A DNA identification kit for personal use developed at U of G’s Centre for Biodiversity Genomics (CBG) was featured in a CBC News story on Monday.
The LifeScanner kit was developed by Sujeevan Ratnasingham, associate director of informatics at CBG. It has a number of applications, from detecting mislabelled food products to identifying strange insects or plants.
Ratnasingham explained to CBC that using the kit is a simple, five-step process: place a sample in the vial; shake it; scan the code; fill out an online form; and put the vial in the mail.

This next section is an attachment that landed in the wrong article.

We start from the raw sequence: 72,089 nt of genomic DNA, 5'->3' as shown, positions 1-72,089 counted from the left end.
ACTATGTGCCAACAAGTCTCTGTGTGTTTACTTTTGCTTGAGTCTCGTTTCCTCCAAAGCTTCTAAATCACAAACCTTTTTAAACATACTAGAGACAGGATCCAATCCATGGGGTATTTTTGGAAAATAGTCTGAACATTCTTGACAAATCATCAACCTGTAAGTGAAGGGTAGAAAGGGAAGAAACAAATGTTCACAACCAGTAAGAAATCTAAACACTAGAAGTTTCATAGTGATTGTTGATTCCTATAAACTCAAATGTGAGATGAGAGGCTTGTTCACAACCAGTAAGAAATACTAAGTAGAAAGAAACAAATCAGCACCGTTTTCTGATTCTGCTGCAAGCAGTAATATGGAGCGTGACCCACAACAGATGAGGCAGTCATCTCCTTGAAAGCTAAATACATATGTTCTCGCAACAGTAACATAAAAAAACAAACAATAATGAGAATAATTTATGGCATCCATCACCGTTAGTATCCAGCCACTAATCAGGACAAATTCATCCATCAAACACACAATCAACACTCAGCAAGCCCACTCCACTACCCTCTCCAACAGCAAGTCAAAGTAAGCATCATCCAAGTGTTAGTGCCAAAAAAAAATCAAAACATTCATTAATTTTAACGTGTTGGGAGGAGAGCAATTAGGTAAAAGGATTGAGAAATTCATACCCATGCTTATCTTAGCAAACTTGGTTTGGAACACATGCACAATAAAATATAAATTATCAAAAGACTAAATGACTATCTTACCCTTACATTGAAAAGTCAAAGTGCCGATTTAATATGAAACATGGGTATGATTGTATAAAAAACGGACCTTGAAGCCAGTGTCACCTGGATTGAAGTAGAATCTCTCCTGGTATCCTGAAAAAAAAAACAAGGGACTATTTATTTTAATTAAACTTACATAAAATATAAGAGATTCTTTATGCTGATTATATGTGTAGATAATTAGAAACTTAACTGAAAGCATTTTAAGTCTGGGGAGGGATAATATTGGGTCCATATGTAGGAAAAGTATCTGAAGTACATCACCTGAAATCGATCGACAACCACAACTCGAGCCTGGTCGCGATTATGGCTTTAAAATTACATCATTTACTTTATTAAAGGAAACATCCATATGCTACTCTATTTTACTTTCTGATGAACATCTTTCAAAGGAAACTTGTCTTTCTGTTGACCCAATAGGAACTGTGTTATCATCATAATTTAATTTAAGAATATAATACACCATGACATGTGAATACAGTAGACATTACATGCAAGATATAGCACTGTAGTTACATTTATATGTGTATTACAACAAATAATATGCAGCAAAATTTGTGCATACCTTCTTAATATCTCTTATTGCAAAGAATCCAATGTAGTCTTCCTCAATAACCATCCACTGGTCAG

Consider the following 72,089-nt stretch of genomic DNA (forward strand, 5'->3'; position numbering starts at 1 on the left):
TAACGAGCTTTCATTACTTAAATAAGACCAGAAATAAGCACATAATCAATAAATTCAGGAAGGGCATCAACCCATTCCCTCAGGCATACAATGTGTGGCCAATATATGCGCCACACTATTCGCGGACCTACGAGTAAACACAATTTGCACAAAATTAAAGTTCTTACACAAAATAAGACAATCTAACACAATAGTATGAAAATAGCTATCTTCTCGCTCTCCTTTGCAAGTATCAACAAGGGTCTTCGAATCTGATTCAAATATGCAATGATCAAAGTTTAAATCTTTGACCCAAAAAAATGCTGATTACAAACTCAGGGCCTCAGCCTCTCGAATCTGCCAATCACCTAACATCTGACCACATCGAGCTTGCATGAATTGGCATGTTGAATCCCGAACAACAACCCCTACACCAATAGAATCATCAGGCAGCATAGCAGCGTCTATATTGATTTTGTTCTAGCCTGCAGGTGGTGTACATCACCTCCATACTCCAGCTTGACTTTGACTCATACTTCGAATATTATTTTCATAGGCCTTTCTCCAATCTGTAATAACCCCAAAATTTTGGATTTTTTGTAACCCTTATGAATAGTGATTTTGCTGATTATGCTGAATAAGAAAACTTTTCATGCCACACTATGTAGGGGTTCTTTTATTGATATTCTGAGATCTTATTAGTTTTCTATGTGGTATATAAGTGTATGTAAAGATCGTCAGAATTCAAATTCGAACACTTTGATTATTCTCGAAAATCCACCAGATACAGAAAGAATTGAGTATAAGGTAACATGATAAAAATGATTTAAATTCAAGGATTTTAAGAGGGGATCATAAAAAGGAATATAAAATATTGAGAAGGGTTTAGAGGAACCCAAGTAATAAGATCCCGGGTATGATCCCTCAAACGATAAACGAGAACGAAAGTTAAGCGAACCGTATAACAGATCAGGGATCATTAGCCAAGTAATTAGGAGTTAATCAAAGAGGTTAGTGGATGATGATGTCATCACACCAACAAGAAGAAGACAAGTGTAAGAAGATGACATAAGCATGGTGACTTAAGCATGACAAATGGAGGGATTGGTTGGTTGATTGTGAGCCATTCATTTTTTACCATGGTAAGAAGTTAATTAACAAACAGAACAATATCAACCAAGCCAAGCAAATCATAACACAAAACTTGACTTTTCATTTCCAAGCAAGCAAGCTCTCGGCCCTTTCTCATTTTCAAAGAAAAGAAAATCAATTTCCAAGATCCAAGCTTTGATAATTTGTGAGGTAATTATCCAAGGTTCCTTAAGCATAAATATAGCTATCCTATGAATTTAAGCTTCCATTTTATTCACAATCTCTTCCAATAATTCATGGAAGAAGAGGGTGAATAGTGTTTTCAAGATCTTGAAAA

“It shows up at our lab where the DNA is extracted and the DNA barcode is read and scanned against the global database to identify the species and the information just goes flying right back to the user’s mobile app,” he said.
In May, a panel of judges chose the LifeScanner kit as the winner of the U of G Gryphon’s LAAIR (Leading to the Accelerated Adoption of Innovative Research) innovation pitch competition. The prize of $7,500 was awarded to LifeScanner’s developers, Biolytica Inc.
The National Post also featured a short article about the kit on their website.
Learn more on the LifeScanner website.